The good, bad & ugly of using UD law school april 2008

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A PP on the proper things to consider when an attorney hires an expert witness. Presented to University of Dayton Law School.

A PP on the proper things to consider when an attorney hires an expert witness. Presented to University of Dayton Law School.

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  • 1. The Good, Bad & Ugly of Using Expert Witnesses Presented to University of Dayton School of Law - April 9, 2008 Ron Thaman, MS, CSP UD Alumni ‘68, ‘71 & ‘73
  • 2. Overview of Expert Witness Retention
    • Finding the right, qualified expert for your litigation.
    • Does the potential expert have the correct people skills do get the job done correctly?
    • Can the potential expert withstand any Daubert objections?
    • Is the potential expert too busy to do your litigation?
  • 3. Overview of Expert Witness Retention (cont’d)
    • Can the expert(s) that you retain work together?
    • Can your case afford the Cadillac or will the Chevrolet model do?
    • Has the potential expert not withstood a Daubert challenge?
    • Do you like the personality of the one chosen?
  • 4. How Does an Attorney Find the Right Man or Woman for Their Case ?
    • Email other associates.
    • Start an expert witness file that will be used through-out your career.
    • Interview several potential experts for your case.
    • Check with other attorneys who have used the potential expert.
  • 5. What Skills Should the Potential Expert Witness Possess to Ensure that You and Your Client Look Well Represented?
    • Ability to communicate complicated engineering or scientific principles to a jury.
    • Honesty and integrity! (Don’t sugarcoat bad news.) Don’t want a non-suit!
    • Good onsite skills: interviewing, photography, ability to get to the bottom of things.
    • Proper educational background for the project.
    • Correct certifications and licenses for the project – extremely important!
  • 6. Daubert Challenges
    • Today’s litigator will always look into the background and qualifications of an opposing expert.
    • Can your expert withstand a Daubert challenge?
  • 7. Daubert or Frye Challenges
    • The Frye rule ( Frye v. United States, 293 F 1013 D.C. Cir, 1923 ) asks, as its two primary concerns, whether the findings presented by experts are generally accepted within the field to which they belong, and whether they are beyond the general knowledge of the jurors.
  • 8. Examples of Daubert Challenges
    • Prerequisites:
    • Can the theory or technique be tested?
    • Has it been subject to peer review?
    • Is there a known rate of error?
    • Is there a level of acceptance in community?
  • 9. Daubert Challenge on Auger Electron Spectroscopy (AES)
    • Process called ThaMac that SEA has a patent for in fire investigation. The process works on beads of wires (in some cases).
    • Opposing expert, a Ph.D. Materials Engineer developed his own modified AES test and his own interpretation.
    • My attorney put up Daubert challenge against the engineer; likewise, other attorney put up a challenge to my testimony.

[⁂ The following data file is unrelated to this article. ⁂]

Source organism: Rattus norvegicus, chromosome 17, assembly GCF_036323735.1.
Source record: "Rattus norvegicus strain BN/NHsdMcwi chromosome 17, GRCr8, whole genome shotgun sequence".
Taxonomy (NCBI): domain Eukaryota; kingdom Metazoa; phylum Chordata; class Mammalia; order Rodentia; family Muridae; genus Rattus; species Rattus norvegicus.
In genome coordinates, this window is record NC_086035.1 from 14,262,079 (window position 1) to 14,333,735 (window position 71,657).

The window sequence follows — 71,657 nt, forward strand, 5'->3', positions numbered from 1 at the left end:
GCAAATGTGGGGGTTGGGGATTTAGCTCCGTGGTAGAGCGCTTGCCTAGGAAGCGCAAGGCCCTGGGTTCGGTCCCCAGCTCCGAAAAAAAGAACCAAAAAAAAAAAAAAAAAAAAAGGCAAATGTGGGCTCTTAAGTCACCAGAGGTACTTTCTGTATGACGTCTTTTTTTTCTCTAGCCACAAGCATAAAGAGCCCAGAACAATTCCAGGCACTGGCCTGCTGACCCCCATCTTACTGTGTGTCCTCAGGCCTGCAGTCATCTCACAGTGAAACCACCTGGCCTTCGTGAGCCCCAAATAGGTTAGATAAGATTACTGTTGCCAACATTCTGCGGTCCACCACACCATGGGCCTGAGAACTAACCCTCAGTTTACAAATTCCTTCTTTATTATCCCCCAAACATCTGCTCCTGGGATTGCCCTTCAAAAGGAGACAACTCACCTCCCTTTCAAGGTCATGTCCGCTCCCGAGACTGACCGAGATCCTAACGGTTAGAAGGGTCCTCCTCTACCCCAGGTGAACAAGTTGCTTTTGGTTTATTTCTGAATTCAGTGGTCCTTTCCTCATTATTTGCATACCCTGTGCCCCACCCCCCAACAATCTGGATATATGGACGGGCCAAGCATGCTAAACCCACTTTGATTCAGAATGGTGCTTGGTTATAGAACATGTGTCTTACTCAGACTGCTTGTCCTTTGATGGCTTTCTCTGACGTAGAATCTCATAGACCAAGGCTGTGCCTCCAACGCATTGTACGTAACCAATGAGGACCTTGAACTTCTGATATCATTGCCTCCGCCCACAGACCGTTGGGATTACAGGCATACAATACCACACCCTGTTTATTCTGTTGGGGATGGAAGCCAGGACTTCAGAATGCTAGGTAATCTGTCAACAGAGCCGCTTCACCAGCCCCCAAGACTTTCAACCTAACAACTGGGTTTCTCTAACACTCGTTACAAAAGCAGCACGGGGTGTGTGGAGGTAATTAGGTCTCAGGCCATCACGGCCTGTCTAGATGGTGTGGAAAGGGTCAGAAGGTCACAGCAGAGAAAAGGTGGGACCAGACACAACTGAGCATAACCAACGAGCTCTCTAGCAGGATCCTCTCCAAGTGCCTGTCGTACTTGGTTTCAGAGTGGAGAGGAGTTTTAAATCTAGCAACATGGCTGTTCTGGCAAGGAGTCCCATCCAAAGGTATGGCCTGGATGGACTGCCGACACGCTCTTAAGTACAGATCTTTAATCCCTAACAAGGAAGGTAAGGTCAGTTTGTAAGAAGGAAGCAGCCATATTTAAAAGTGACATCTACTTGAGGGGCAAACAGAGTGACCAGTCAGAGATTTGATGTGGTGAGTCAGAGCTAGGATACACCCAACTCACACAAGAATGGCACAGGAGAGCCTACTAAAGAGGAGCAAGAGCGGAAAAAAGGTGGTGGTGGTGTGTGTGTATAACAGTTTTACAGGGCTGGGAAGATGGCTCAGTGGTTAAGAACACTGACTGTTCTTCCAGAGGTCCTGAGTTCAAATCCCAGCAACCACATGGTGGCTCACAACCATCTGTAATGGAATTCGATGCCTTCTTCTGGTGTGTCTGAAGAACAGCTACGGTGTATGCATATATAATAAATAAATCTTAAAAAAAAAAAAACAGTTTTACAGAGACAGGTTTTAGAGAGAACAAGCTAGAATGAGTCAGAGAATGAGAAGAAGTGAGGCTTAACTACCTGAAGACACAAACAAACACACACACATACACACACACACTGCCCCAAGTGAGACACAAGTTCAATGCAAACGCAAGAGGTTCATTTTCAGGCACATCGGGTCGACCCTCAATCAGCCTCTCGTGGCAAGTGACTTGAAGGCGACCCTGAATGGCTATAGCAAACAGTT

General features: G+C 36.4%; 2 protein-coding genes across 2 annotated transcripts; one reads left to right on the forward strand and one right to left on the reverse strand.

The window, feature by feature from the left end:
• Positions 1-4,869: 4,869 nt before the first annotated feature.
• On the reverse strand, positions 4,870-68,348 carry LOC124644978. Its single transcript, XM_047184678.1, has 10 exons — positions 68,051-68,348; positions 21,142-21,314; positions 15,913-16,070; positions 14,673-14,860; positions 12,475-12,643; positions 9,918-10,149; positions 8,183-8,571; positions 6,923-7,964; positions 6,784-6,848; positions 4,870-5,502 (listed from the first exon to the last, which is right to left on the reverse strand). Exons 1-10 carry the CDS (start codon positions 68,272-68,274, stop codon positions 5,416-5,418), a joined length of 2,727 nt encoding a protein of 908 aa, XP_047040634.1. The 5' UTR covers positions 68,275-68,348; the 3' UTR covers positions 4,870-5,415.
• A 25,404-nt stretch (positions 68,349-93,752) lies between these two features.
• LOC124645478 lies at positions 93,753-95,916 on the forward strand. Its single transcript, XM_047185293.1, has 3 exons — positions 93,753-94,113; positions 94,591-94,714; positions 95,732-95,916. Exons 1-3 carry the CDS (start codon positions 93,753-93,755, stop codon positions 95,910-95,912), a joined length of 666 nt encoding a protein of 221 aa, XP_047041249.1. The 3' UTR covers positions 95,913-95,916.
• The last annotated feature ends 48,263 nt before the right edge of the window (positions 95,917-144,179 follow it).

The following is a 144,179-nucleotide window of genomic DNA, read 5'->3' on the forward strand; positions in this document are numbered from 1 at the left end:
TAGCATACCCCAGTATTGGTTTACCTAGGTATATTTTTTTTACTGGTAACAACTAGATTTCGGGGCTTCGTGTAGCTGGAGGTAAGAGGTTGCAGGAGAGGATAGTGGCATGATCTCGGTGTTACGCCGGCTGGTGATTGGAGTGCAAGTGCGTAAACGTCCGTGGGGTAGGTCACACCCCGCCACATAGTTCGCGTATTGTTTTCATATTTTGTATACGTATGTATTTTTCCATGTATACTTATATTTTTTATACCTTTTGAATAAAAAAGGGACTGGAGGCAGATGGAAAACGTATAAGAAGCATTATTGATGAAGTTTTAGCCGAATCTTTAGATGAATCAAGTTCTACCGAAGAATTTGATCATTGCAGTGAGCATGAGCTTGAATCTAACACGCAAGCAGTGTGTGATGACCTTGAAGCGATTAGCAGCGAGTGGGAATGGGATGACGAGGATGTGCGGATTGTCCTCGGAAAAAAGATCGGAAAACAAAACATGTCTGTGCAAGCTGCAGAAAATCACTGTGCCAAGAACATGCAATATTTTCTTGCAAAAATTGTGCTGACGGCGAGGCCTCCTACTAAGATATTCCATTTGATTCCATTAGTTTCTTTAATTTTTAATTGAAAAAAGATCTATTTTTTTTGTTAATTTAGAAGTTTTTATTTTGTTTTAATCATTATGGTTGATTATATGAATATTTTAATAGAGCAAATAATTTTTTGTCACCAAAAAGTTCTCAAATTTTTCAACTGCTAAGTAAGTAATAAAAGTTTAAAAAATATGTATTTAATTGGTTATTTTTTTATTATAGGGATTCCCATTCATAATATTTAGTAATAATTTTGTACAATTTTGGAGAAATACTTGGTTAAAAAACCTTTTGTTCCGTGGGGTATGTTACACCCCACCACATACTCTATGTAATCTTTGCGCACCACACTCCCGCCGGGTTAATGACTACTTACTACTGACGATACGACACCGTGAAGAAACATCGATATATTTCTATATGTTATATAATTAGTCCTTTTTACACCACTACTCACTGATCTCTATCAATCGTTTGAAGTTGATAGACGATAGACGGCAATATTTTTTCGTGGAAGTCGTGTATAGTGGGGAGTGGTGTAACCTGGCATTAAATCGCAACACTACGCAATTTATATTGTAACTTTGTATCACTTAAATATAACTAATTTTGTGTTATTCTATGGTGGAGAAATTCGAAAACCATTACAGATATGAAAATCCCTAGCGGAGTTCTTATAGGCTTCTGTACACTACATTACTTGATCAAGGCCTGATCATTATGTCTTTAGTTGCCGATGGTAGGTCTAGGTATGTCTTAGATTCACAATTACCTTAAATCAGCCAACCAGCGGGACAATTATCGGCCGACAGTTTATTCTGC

• 10. Daubert Challenge on Auger Electron Spectroscopy (AES)
    • The judge had just attended a Daubert seminar and was ready to run his first such challenge. Both attorneys and experts present in courtroom. Both experts testified before the judge.
    • I was accepted.
    • Engineer was asked question by judge, “Where could I get this test performed other than at your lab?” Engineer fumbled around the question and could not give concrete answer.
    • The engineer was not allowed to testify and I was allowed. The case settled in our favor, since the other side had no expert.
    • The attorney for the other side asked the judge to reverse his order, since it would destroy the experts credibility. Judge reversed the order, but expert has never testified since.
  • 11. Does the Potential Expert have Litigation Experience That Will Help YOU do the Right Thing?
    • An experienced expert can assist a young attorney just because they have been through it before.
    • Spoliation issues.
    • Questions for interrogatories.
    • Cross examination questions for opposing experts.
    • Help in getting the right discovery documents the first time.
  • 12. Is Your Expert too Busy to Help You or Your Client?
    • Although I don’t agree, most experts come from outside immediate location of loss.
    • Scheduling for site visits, meetings, deposition preparation, and mock trials can become a nightmare IF the expert is unwilling or not fond of travel.
  • 13. Let’s Pick the Expert! Case 1 – Serious auto accident; death of driver from alleged malfunction of a part.
    • Need a mechanical engineer/
    • accident reconstructionist
    • BS, MS, Ph.D.?
    • Need a P.E. in state where accident occurred?
    • Years experience: 1, 5, 15?
    • Need other experts? Who?
  • 14. Let’s Pick the Expert! Case 2 – Defense of corporate client for national class action of asbestos exposure.
    • Need an industrial hygienist and
    • toxicologist
    • Local professor or national expert?
    • Certifications? CSP/CIH?
    • Interview potential list?
    • Is past litigation experience necessary or required?
  • 15. Let’s Pick the Expert! Case 3 – Large chemical plant explosion with five fatalities.
    • Need multiple experts? Who?
    • Qualifications?
    • Experience?
  • 16. Let’s Pick the Expert Case 4– Low budget insurance subrogation case involving minor personal injury from drain opener.
    • What type (s) of experts needed?
    • Qualifications?
    • Need certified expert (s)?
    • College professor okay?